CINCINNATI — African Americans wait two- to four-times longer on transplant waiting lists than whites, according to the Cleveland Clinic. One health center is working to get answers and cut down the wait.

What You Need To Know

  • D'On Ingram recently received a kidney transplant

  • It took him 10 years after a stage three renal diagnosis to finally get the surgery

  • African Americans wait two- to four-times longer on kidney transplant waiting lists than whites, according to the Cleveland Clinic

  • That's why the University of Cincinnati is working on research to find out why there are delays for minorities to get the kidney transplants they need

D’On Ingram received an ultrasound as a follow up to his recent kidney transplant—a surgery that was years in the making. Just 10 years ago, doctors diagnosed him with stage three renal failure. Five years later, his kidneys got weaker, and his doctor put him on dialysis. 

“That was not an easy hurdle to get over because I did not want to add additional medications, change my lifestyle,” said Ingram. “I had already done that. I felt like I had jumped through enough hoops.”

After two years of dialysis, getting a referral and getting work ups done, he was ready to be put on the list. But health issues became an issue.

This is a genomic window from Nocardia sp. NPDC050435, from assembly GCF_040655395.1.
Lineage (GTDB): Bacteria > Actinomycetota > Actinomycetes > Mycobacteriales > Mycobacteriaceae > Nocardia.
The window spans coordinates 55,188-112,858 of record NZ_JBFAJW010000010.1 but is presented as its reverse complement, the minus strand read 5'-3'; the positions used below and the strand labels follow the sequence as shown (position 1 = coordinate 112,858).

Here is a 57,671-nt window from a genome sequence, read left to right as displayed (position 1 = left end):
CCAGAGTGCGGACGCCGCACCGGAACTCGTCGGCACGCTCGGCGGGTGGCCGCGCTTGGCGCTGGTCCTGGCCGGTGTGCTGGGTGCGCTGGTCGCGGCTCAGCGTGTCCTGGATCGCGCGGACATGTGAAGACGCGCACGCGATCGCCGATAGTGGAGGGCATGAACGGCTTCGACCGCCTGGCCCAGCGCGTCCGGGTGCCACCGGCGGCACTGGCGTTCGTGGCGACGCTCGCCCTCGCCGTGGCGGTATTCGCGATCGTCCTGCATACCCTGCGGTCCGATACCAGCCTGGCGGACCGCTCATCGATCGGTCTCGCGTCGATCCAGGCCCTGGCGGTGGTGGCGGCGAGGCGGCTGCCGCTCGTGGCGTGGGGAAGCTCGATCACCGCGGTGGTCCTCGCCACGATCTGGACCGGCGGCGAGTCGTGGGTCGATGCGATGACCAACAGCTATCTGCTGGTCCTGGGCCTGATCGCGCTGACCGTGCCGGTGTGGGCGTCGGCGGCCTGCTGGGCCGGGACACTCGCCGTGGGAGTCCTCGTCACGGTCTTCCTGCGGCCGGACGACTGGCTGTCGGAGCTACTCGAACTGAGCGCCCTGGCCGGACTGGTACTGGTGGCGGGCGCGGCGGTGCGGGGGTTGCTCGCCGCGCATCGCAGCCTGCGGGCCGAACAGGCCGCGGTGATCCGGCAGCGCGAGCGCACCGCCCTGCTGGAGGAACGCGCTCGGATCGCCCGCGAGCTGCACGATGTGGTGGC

“I’ve gotten close to the list, and then something with my health popped up that prevented or a lab didn’t balance out or I was undetectable,” he said. 

After years of waiting and 20 surgeries later, in early May, he got the call from the UC Medical Center saying he finally made the list.

“Every emotion that you could have in the moment really just came to the surface because I had waited so long for this journey,” he said.

But making the kidney transplant list hasn’t been easy for other minorities. Research done by the University of Cincinnati shows they aren’t getting diagnosed early enough, not getting to the dialysis center and, if they do, they are not getting referred. 

Dr. Shimul Shah, a UC College of Medicine professor, used a Kidney Transplant Equity Index and further discovered transplant centers are one of the determining factors for minorities waiting to get a transplant. 

“Are there things that we are doing that are working?” said Shah. “Are there things that we’re doing that aren’t working, and how can we learn best practices? So those are kind of the next steps for our research over the next coming years."

If federal funding is approved, Shah and his team will work on a five-year project to learn best practices to help minorities get their kidney transplants and help save others like Ingram.

“I’ve seen highs and I’ve experienced lows, and finally, I’m near the finish line which is where I’ve wanted to be for so long,” said Ingram.